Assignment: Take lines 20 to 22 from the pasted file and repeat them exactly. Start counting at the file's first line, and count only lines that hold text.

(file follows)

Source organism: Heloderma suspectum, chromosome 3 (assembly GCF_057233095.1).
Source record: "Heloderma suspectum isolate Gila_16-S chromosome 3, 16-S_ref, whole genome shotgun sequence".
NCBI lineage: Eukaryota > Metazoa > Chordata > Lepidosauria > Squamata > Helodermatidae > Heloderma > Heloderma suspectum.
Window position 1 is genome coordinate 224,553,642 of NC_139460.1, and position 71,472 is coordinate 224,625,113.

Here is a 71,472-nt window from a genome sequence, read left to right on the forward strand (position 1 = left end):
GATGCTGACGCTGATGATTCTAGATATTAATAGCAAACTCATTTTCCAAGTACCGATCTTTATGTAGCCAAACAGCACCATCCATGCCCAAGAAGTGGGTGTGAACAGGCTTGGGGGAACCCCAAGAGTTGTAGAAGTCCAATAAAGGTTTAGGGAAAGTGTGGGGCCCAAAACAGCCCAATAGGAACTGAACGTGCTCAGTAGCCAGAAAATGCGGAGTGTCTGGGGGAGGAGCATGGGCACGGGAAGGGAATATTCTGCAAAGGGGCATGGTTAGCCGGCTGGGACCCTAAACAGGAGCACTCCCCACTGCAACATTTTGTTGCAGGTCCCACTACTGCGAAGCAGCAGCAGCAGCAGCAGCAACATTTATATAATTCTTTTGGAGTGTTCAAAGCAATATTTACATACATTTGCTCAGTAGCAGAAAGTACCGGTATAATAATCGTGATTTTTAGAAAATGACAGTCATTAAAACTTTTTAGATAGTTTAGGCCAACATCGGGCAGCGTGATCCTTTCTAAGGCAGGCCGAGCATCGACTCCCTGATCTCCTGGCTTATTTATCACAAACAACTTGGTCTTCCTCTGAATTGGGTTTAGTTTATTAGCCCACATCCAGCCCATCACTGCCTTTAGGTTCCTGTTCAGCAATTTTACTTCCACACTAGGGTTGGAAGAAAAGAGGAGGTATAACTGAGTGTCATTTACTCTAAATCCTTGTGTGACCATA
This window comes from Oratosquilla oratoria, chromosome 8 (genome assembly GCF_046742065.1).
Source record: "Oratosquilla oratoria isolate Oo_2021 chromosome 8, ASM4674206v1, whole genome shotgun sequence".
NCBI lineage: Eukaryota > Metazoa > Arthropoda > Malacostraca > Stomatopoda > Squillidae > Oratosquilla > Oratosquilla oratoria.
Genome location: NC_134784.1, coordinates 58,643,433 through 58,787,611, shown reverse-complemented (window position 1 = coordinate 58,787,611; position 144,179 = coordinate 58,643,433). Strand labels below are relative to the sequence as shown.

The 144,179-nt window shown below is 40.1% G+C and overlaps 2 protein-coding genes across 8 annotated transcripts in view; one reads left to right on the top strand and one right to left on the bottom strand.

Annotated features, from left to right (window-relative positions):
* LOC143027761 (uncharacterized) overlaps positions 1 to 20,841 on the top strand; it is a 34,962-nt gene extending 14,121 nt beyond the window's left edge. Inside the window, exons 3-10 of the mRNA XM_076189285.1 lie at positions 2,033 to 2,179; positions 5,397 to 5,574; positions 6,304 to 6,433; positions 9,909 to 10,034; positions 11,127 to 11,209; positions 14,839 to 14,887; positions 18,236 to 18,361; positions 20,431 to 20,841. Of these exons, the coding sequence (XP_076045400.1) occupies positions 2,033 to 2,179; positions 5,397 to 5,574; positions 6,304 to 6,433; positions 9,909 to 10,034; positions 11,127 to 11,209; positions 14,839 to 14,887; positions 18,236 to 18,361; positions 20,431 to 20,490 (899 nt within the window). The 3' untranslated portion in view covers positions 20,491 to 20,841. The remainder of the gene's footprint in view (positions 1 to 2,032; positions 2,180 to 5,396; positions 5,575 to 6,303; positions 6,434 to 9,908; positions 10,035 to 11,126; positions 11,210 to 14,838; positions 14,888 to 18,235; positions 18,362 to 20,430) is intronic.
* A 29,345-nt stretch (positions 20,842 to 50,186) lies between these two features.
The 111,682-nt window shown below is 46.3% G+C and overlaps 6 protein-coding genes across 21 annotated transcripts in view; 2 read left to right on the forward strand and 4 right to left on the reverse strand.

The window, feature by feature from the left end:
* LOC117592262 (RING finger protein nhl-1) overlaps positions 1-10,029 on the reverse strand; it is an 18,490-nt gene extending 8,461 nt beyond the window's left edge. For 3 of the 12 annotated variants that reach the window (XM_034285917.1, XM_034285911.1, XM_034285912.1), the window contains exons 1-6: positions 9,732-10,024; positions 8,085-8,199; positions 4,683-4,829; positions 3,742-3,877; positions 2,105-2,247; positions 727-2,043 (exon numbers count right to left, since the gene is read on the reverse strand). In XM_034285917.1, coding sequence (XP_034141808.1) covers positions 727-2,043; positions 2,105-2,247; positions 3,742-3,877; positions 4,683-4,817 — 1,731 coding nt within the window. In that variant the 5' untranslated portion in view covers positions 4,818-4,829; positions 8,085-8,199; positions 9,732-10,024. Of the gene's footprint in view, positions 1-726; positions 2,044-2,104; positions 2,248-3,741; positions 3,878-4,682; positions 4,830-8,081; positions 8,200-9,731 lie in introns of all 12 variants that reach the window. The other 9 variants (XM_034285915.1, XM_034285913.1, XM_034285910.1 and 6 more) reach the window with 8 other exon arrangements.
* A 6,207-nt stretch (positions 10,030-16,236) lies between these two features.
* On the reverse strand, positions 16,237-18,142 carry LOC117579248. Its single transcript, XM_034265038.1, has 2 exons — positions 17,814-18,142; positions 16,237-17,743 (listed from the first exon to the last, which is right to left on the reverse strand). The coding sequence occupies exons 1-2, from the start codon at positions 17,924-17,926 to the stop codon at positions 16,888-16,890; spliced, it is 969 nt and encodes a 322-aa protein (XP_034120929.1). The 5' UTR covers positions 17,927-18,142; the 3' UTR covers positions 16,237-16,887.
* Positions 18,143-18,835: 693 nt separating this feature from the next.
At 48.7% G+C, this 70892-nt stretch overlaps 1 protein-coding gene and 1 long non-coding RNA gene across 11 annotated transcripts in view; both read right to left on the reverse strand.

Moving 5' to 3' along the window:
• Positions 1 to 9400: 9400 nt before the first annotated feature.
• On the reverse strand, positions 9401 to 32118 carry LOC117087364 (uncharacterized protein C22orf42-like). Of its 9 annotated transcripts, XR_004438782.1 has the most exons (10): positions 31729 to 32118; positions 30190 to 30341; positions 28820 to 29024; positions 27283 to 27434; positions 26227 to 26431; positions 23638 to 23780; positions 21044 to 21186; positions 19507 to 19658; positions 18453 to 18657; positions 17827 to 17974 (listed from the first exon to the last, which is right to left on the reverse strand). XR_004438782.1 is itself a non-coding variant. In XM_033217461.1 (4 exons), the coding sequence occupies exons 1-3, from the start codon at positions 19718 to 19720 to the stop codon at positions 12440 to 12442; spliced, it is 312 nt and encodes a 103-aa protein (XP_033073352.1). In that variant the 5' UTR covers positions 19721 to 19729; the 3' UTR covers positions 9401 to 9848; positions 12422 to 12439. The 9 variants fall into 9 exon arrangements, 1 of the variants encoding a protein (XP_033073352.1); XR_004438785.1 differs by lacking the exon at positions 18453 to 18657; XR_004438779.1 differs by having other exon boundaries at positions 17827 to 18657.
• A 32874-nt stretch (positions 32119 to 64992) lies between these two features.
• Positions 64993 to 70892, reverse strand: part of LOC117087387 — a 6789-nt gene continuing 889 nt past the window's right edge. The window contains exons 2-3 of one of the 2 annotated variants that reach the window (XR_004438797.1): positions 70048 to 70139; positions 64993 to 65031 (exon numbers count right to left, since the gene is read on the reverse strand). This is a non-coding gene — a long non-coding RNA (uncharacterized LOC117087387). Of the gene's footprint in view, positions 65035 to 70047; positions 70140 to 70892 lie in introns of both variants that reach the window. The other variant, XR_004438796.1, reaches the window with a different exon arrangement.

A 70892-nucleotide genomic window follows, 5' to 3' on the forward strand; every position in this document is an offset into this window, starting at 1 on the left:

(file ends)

* Positions 18,143-18,835: 693 nt separating this feature from the next.
At 48.7% G+C, this 70892-nt stretch overlaps 1 protein-coding gene and 1 long non-coding RNA gene across 11 annotated transcripts in view; both read right to left on the reverse strand.

Moving 5' to 3' along the window: